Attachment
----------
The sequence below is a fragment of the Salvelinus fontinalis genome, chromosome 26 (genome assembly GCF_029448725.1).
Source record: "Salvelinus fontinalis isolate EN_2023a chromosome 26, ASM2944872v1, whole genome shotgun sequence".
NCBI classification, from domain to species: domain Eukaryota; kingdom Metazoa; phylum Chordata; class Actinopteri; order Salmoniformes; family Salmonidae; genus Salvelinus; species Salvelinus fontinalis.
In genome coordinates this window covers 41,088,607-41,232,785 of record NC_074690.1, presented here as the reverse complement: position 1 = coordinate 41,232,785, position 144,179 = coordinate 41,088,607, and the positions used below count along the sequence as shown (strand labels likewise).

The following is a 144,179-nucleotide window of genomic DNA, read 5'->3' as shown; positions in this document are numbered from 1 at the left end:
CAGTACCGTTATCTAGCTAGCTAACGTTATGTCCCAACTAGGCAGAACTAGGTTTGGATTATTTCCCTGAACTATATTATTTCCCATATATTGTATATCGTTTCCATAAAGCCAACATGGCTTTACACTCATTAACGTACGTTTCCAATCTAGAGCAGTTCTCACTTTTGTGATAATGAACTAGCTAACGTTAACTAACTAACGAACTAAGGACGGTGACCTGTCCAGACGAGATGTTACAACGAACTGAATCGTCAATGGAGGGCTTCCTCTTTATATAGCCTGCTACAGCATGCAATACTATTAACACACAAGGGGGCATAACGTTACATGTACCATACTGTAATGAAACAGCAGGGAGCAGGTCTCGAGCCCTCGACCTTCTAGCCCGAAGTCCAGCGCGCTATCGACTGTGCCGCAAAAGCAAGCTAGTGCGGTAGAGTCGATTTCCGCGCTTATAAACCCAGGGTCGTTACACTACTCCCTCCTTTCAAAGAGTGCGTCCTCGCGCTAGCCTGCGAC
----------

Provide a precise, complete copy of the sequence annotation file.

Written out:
The sequence below is a fragment of the Salvelinus fontinalis genome, chromosome 26 (genome assembly GCF_029448725.1).
Source record: "Salvelinus fontinalis isolate EN_2023a chromosome 26, ASM2944872v1, whole genome shotgun sequence".
NCBI classification, from domain to species: domain Eukaryota; kingdom Metazoa; phylum Chordata; class Actinopteri; order Salmoniformes; family Salmonidae; genus Salvelinus; species Salvelinus fontinalis.
In genome coordinates this window covers 41,088,607-41,232,785 of record NC_074690.1, presented here as the reverse complement: position 1 = coordinate 41,232,785, position 144,179 = coordinate 41,088,607, and the positions used below count along the sequence as shown (strand labels likewise).

The following is a 144,179-nucleotide window of genomic DNA, read 5'->3' as shown; positions in this document are numbered from 1 at the left end:
CAGTACCGTTATCTAGCTAGCTAACGTTATGTCCCAACTAGGCAGAACTAGGTTTGGATTATTTCCCTGAACTATATTATTTCCCATATATTGTATATCGTTTCCATAAAGCCAACATGGCTTTACACTCATTAACGTACGTTTCCAATCTAGAGCAGTTCTCACTTTTGTGATAATGAACTAGCTAACGTTAACTAACTAACGAACTAAGGACGGTGACCTGTCCAGACGAGATGTTACAACGAACTGAATCGTCAATGGAGGGCTTCCTCTTTATATAGCCTGCTACAGCATGCAATACTATTAACACACAAGGGGGCATAACGTTACATGTACCATACTGTAATGAAACAGCAGGGAGCAGGTCTCGAGCCCTCGACCTTCTAGCCCGAAGTCCAGCGCGCTATCGACTGTGCCGCAAAAGCAAGCTAGTGCGGTAGAGTCGATTTCCGCGCTTATAAACCCAGGGTCGTTACACTACTCCCTCCTTTCAAAGAGTGCGTCCTCGCGCTAGCCTGCGAC